From a team standpoint, the Tigers' offensive inconsistency was at times debilitating, dampening the impact of a pitching staff that became the strength of the club. They were held to three runs or fewer in 63 games, while they ranked among the bottom handful of American League teams in total runs, runs per game, batting average, total bases and doubles.
Those numbers seemingly wouldn't set up an MVP season. But imagine what those numbers would've been like without Cabrera.
For that matter, imagine how the season in general would've unfolded without him.
Overlooked in Detroit's search for offense was Cabrera's return to the batting average he posted on a seemingly annual basis during his younger years in Florida, while again posting the power and run production that the Tigers coveted when they traded for him two years ago.
Cabrera either drove in or scored 165 of the Tigers' 743 runs. Not only did his 103 RBIs mark the Tigers' only 100-RBI season for the year, they made him the only Tiger with more than 84. Not only did he duplicate Magglio Ordonez's feat from 2007 by leading the Tigers in all the offensive triple-crown categories, he led the team in virtually every major offensive statistic except for triples and stolen bases.
For that matter, he finished among the AL's top six in plenty of those same categories. He was a big part of the AL batting race for much of the summer before ultimately finishing fourth behind Joe Mauer, Ichiro Suzuki and Derek Jeter. His .396 on-base percentage and .547 slugging percentages both ranked sixth, resulting in an OPS that ranked fifth. His 334 total bases trailed just Mark Teixeira and Aaron Hill. He couldn't repeat his AL home run title, but he came close.
The one major category where he fell shorter than others wasn't entirely his fault. His RBI total tied for eighth in the league, but that resulted in part from a shortage of runners to drive in. According to baseball-reference.com, he had fewer runners in scoring position when he came up than the average Major League hitter with his number of plate appearances.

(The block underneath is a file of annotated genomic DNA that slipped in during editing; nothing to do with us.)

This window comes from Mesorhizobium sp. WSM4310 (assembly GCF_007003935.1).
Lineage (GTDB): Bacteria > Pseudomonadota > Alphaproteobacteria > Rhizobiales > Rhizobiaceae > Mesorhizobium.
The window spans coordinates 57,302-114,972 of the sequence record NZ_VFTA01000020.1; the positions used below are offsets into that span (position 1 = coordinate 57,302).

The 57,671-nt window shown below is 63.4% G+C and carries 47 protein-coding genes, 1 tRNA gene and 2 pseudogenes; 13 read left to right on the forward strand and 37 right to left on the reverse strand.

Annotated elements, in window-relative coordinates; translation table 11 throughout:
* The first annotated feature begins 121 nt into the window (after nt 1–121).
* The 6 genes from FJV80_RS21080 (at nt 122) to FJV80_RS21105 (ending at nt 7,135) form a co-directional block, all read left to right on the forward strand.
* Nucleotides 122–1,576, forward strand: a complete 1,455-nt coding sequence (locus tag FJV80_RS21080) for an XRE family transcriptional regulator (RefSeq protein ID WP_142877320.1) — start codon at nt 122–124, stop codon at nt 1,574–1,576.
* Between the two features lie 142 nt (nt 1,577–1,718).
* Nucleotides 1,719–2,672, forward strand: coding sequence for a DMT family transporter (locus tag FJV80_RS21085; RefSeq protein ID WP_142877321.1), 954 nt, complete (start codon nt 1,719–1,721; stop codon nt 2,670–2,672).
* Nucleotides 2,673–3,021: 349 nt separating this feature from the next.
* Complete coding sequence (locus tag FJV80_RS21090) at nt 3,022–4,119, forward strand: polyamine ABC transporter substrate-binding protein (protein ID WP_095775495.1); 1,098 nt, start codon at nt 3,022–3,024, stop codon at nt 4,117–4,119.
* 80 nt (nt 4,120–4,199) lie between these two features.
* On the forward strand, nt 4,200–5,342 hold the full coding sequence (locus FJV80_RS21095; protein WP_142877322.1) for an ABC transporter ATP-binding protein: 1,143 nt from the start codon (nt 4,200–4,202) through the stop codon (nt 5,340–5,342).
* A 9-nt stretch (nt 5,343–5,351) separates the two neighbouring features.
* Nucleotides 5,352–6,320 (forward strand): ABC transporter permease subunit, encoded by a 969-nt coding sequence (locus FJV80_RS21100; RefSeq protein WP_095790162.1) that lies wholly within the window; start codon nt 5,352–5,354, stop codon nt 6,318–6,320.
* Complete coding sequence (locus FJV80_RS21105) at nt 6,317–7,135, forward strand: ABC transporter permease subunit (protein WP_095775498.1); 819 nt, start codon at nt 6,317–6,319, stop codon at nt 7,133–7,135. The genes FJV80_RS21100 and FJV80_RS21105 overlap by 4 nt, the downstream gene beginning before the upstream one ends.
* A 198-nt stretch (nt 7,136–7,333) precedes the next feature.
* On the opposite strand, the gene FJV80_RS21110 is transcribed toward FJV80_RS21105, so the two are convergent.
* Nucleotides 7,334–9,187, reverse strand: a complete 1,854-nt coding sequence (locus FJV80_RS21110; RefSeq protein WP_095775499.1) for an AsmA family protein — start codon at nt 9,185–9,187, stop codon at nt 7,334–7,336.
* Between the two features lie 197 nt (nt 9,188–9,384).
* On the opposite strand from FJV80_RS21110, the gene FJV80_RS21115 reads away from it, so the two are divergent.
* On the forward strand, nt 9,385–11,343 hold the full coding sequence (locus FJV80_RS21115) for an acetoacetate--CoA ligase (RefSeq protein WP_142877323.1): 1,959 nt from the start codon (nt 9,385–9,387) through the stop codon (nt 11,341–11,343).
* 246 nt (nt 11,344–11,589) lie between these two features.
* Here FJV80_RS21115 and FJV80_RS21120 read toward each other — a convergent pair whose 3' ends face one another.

Nobody on a team that ranked in the bottom half of the league in runs scored drove in more runs than Cabrera.
Still, on a team that generally rode its pitching to the division lead and stayed there until the regular season's final game, Cabrera didn't even garner MVP votes on his own team. When the Detroit chapter of the Baseball Writers Association of America gathered earlier this month to vote for the Tiger of the Year, staff ace Justin Verlander was a unanimous choice. He finished third in AL Cy Young voting last week.
Cabrera's late-season struggles, then his end-of-season troubles, didn't help his case. He batted .229 over Detroit's final 12 games, including an 0-for-11 performance over three games against the White Sox on the final weekend of the regular season. An early-morning call to police from his wife on the next-to-last day of the season put him in a difficult spotlight.
In an AL MVP race dominated by Mauer, Teixeira and Jeter, Cabrera isn't likely to threaten their chances. Still, with 10 places on the ballot, he's sure to get a good share of support. If he can crack the top 10, he'll be the fourth Tiger to do so in the past four years. Magglio Ordonez and Curtis Granderson placed second and 10th, respectively, in the 2007 balloting, after Carlos Guillen placed 10th in '06.
No Tiger has won AL MVP honors since reliever Willie Hernandez in 1984.
Jason Beck is a reporter for MLB.com. This story was not subject to the approval of Major League Baseball or its clubs.